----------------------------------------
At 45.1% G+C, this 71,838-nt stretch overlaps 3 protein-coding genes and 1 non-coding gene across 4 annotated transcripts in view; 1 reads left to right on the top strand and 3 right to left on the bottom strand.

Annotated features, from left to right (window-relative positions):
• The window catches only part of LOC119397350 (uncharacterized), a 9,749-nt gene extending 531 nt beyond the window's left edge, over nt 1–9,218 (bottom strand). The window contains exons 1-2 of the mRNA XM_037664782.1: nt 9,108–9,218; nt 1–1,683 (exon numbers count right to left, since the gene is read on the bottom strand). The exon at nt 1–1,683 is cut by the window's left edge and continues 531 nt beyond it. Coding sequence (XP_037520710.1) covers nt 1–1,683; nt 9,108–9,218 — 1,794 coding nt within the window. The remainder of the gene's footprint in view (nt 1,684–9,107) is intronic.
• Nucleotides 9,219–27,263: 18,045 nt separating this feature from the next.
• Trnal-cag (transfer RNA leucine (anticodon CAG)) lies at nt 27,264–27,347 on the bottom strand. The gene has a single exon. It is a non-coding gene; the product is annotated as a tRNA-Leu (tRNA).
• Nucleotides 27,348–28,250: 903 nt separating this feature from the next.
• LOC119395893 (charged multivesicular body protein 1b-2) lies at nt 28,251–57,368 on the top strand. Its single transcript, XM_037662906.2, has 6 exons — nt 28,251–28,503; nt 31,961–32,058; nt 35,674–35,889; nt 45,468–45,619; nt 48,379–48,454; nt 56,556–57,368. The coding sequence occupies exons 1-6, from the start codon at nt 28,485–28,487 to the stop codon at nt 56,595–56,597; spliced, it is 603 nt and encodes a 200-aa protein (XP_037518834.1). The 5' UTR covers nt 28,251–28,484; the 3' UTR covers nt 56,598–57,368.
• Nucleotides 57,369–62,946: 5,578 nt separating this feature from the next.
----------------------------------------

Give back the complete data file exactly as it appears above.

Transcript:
At 45.1% G+C, this 71,838-nt stretch overlaps 3 protein-coding genes and 1 non-coding gene across 4 annotated transcripts in view; 1 reads left to right on the top strand and 3 right to left on the bottom strand.

Annotated features, from left to right (window-relative positions):
• The window catches only part of LOC119397350 (uncharacterized), a 9,749-nt gene extending 531 nt beyond the window's left edge, over nt 1–9,218 (bottom strand). The window contains exons 1-2 of the mRNA XM_037664782.1: nt 9,108–9,218; nt 1–1,683 (exon numbers count right to left, since the gene is read on the bottom strand). The exon at nt 1–1,683 is cut by the window's left edge and continues 531 nt beyond it. Coding sequence (XP_037520710.1) covers nt 1–1,683; nt 9,108–9,218 — 1,794 coding nt within the window. The remainder of the gene's footprint in view (nt 1,684–9,107) is intronic.
• Nucleotides 9,219–27,263: 18,045 nt separating this feature from the next.
• Trnal-cag (transfer RNA leucine (anticodon CAG)) lies at nt 27,264–27,347 on the bottom strand. The gene has a single exon. It is a non-coding gene; the product is annotated as a tRNA-Leu (tRNA).
• Nucleotides 27,348–28,250: 903 nt separating this feature from the next.
• LOC119395893 (charged multivesicular body protein 1b-2) lies at nt 28,251–57,368 on the top strand. Its single transcript, XM_037662906.2, has 6 exons — nt 28,251–28,503; nt 31,961–32,058; nt 35,674–35,889; nt 45,468–45,619; nt 48,379–48,454; nt 56,556–57,368. The coding sequence occupies exons 1-6, from the start codon at nt 28,485–28,487 to the stop codon at nt 56,595–56,597; spliced, it is 603 nt and encodes a 200-aa protein (XP_037518834.1). The 5' UTR covers nt 28,251–28,484; the 3' UTR covers nt 56,598–57,368.
• Nucleotides 57,369–62,946: 5,578 nt separating this feature from the next.